This weeks Stuff and Nonsense from John Hogan
Squiddy shows the balls to sink Shannon
WELL would you look at this for treachery. I take one week’s holidays and they oust me from my comfy spot just inside the back page – where I could generally go about my business unnoticed – and move S+N here, where every one of my poorly thought-out observations will be open to scrutiny.
With that in mind, I suppose I’d better tread carefully in this first instalment in my new position of prominence. No mention then of my debaucherous, scandal-riddled holidays.
Instead I’ll revert to a tale of true heroism, of sacrifice for the greater good, of throwing yourself on a live grenade for the sake of your troop; the tale of Gerard “Squid” Collins.
Now I’ll admit that Ger’s nickname doesn’t exactly inspire thoughts of bravery beyond belief, but he proved last weekend that you shouldn’t judge a squid by its cover.
It was during a seconds game for Bruff against Shannon on Saturday that Squid forever etched his name into the list of Kilballyowen heroes.
For those who are not members of the rugby fraternity, beating Shannon – even if it is in a seconds game – is a nice little scalp to claim. It feels wonderful to have something with which to lord over the Shannonites later that night as you strut around town like a man who just beat Richie McCaw in an arm wrestle with his bad hand.
The omens before last Saturday’s game were indeed good – not least because of the return of Yours Truly following a long injury imposed lay-off. But without the sacrifice of Squiddy, the visitors would have been sitting smugly on their stools in The Office that evening as they discussed yet another victory.
His moment of glory came at a 22 Drop Out. Again for the uninitiated this is when one team has a free kick from inside the 22 metre line while the other side stand at various locations on the other side of the line anticipating the kick. Squid was standing within only a few feet of the kicker.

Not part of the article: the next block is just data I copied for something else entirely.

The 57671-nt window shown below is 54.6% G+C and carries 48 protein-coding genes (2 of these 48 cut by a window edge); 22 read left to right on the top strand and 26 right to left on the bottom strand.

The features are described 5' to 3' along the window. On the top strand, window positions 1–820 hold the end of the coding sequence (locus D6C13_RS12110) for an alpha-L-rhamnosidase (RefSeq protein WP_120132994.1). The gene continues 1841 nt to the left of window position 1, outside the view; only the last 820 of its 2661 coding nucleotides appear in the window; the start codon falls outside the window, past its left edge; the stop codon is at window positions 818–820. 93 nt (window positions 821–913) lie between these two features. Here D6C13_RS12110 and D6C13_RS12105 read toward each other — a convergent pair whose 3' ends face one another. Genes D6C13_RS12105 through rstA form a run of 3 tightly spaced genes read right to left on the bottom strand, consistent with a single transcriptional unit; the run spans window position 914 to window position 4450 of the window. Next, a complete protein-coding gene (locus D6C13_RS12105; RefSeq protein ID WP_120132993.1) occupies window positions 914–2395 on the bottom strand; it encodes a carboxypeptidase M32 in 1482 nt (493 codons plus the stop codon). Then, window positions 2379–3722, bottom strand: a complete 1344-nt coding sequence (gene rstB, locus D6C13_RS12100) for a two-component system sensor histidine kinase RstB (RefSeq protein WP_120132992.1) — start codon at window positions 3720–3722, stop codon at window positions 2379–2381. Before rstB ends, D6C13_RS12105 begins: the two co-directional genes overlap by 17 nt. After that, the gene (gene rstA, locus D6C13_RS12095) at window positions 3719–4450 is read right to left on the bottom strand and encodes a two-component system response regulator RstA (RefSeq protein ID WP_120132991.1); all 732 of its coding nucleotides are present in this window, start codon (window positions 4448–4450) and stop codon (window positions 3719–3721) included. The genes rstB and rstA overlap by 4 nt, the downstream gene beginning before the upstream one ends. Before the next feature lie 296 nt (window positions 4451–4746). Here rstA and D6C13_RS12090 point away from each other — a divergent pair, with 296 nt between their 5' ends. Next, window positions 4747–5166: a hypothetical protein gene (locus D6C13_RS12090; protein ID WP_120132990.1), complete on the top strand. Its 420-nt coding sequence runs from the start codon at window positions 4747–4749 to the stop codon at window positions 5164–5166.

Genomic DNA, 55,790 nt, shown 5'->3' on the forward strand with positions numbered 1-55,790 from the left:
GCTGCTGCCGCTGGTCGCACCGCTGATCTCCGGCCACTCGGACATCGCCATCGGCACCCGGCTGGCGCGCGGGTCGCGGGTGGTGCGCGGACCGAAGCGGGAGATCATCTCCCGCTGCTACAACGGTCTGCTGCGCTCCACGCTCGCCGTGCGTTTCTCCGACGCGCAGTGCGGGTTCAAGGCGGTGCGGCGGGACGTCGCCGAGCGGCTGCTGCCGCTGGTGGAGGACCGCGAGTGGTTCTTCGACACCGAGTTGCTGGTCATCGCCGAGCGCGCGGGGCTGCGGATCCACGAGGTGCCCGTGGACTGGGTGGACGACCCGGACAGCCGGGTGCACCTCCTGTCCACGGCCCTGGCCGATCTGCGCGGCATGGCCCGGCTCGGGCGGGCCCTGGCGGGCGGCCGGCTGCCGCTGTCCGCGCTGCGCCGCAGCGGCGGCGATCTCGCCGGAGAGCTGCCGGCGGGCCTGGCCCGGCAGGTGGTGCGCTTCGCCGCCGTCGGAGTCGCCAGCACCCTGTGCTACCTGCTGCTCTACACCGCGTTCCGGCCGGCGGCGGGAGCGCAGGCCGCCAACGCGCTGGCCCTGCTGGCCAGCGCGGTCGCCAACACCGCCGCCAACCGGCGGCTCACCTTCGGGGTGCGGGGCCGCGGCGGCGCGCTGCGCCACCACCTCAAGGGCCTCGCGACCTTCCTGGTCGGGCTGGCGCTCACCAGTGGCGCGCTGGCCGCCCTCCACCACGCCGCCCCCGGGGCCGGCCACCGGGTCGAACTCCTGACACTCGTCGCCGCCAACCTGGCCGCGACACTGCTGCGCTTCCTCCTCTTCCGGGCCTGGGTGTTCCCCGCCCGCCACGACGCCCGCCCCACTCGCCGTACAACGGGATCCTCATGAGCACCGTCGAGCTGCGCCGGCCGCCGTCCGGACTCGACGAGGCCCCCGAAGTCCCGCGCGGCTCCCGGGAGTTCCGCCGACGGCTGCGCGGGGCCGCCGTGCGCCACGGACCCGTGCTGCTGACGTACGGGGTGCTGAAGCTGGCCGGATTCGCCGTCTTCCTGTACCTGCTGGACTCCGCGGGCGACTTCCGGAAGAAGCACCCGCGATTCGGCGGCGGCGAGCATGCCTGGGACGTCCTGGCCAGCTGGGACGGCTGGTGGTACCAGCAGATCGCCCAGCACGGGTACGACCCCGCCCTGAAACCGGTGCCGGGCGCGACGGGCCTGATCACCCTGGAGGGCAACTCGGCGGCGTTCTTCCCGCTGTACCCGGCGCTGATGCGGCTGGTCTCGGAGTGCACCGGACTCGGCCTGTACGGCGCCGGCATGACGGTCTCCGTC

Those in the know are already aware that the players standing closest to the kicker often jump as the ball is kicked, knowing that in all likelihood they will come nowhere near blocking it but will look like they’re making an effort nonetheless.
The Shannon kicker, however, completely mishit his kick meaning our hero not only blocked the ball but jeopardised future generations of Squids in the process by taking the leather rocket right in the crown jewels.
Instead of being stuck well back in our own half, Shannon were still camped close to their own try line thanks to Squiddy – who at this point looked like an oversized king prawn curled up on the grass. So great was the thud that the Shannon kicker allowed play to run on by him as he inquired if our prop was still alive.
The loudest cheer of the day – as well as a few predictable yells of “count ‘em” – greeted Squid as he struggled unsteadily to his feet. One would imagine that seeing a man, who’d just had his nerve centre used for target practice, stand up for more punishment was enough to make the Shannon boys think this might not be their day.
Sure enough their fears were proven correct, as seeing Squid stand up – although not with quite as straight a back as before – served us as motivation to power on and claim a rare victory over the townies.
Rumours are now abound that the committee is considering having a statue erected at the clubhouse entrance, depicting the moment when leather rocketed into groin, securing yet another historic Bruff victory.
Partridge strikes again
KEEPING up the rugby theme, with the week that’s in it, why in the name of all that is oval was Pat Kenny given the opportunity to interview Jonah Lomu last weekend?
Ireland’s answer to Alan Patridge already had a reputation for having the charisma of a damp sock, but on Friday last he sent the needles flying to the top of the cringe-ometer.
Displaying a knowledge of rugby that would make Kerry Katona seem like Edmund Van Esbeck, poor Pat went through the interview making it painfully apparent to the viewer that he barely knew why this Lomu character was Late Late-worthy.
When rugby’s first global superstar modestly referred to the 1999 World Cup game in which he famously scored four tries to hammer England, he may as well have been talking about the semi-finals of the South Leinster Tiddlywinks Championships for all the interest that Pat showed.
“Tackle him Jonah, just tackle him please!” we screamed at the screen but unfortunately the gentle giant remained seated, looking more than a little perplexed as to why this little Irishman seemed to know so little about him.